Liquid-crystal phase transitions

in suspensions  of plate-like particles


G.J. Vroege and H. Lekkerkerker


Van 't Hoff Laboratory for Physical and Colloid Chemistry

Debye Research Institute, Utrecht University

H.R. Kruytgebouw, N-704, Padualaan 8, 3584 CH Utrecht

The Netherlands


We study the liquid-crystalline phase behavior of suspensions of hard colloidal platelets, in particular, the relationship between their size polydispersity and the  stability of a nematic, columnar and smectic phase. A first-order nematic-to-columnar transition is observed for suspensions up to 25% polydispersity in platelet diameter.


The observed tolerance of polydispersity in the columnar phase, being a two-dimensional crystal, seems remarkable in light of current predictions for the terminal  polydispersity for hard-sphere crystallization and hard-rod smectic ordering.



Simulation studies of solvent diffusion

and the glass transition in polymers


Philip L. Taylor


Dept. of Physics, Case Western Reserve University,

 Cleveland  OH 44106-7079 (USA)


The glass transition and non-Fickian diffusion are two related problems in polymer physics that can be studied through atomistic molecular dynamics simulations.  The mean squared deviations of atoms, monomers, and molecules from their initial positions can be analyzed by means of a technique that separates the  effects of diffusive motion from the underlying vibrational motion. 


One can interpret diffusive motion in syndiotactic poly(methyl methacrylate) to find a novel power-law variation with time, with an  exponent that varies continuously from 0.5 below the glass transition  temperature to unity at high temperatures.  The  diffusion of methanol into PMMA is interesting in that nonlinear  effects dominate those of Fickian diffusion.  Entry of the solvent  into the PMMA is accompanied by a swelling of the polymer matrix.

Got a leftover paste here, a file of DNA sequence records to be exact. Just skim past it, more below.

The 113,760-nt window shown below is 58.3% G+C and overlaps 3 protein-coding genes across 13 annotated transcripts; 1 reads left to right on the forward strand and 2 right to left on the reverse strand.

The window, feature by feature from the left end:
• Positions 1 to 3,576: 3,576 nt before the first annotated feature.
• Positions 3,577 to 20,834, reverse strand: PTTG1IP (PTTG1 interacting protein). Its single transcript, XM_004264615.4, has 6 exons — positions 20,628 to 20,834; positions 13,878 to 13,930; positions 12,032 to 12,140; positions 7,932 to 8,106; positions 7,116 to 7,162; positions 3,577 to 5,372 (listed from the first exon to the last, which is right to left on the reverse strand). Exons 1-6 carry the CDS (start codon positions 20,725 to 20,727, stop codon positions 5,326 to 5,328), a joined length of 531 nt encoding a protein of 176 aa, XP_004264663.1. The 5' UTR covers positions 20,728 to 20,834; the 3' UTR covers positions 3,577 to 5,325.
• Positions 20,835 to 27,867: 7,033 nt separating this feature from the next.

Hybrid Molecular Dynamics / Lattice Boltzmann Approach

to Polymer Solution Dynamics


Burkhard Duenweg


Max-Planck-Institut  für Polymerforschung

Ackermannweg 10, D-55128 Mainz, Germany


We establish a new efficient method for simulating polymer-solvent systems which combines a lattice Boltzmann approach for the fluid with a continuum molecular dynamics (MD) model for the polymer chains. The two parts are coupled by a simple dissipative point-particle force, and the system is driven by Langevin stochastic forces added to both the fluid and the polymers. Extensive tests of the new method for the case of a single chain in good solvent are performed. The dynamic and static properties predicted by simple scaling arguments (which are explained in the talk) are validated. In this context, the influence of the finite size of the simulation box is discussed. Usually the finite size corrections scale as 1/L, where L denotes the linear dimension of the box. This is a result of the Coulomb-like long-range nature of hydrodynamic interactions. However, the decay rate of internal polymer relaxation modes is only subject to an 1/L^3 finite size effect, corresponding to an effective dipolar interaction. Furthermore, the mapping to an existing MD simulation of the same system is done so that all physical input values for the new method can be derived from pure MD simulation. Both methods can thus be compared quantitatively. The main advantage of the new approach compared to a particle method is the fact that the solvent is completely structureless, such that the polymer system can be relaxed into thermal equilibrium without surrounding solvent. Moreover, it turns out that the lattice spacing provides a convenient lower length scale cutoff to regularize the hydrodynamics, thus naturally accounting for the fact that in nature there are no point particles with finite friction. The method is then applied to a semidilute system of chains of length N = 1000, which would not be accessible to a pure particle method. We observe the crossover from Zimm dynamics at short length and time scales to Rouse dynamics at long length and time scales. The dynamic crossover length is proportional to the static screening length, as predicted by de Gennes. At short times, the dynamics turns out to be Zimm-like even for the long-wavelength modes. This suggests the simple picture of Zimm blobs which can move freely up to their own size, while later they feel constraints and offer frictional resistance to the flow. This finding shows that the screening of hydrodynamic interactions is an intrinsically time-dependent dynamic phenomenon, and therefore invalidates any theoretical description which is based on a screened hydrodynamic interaction depending only on distance.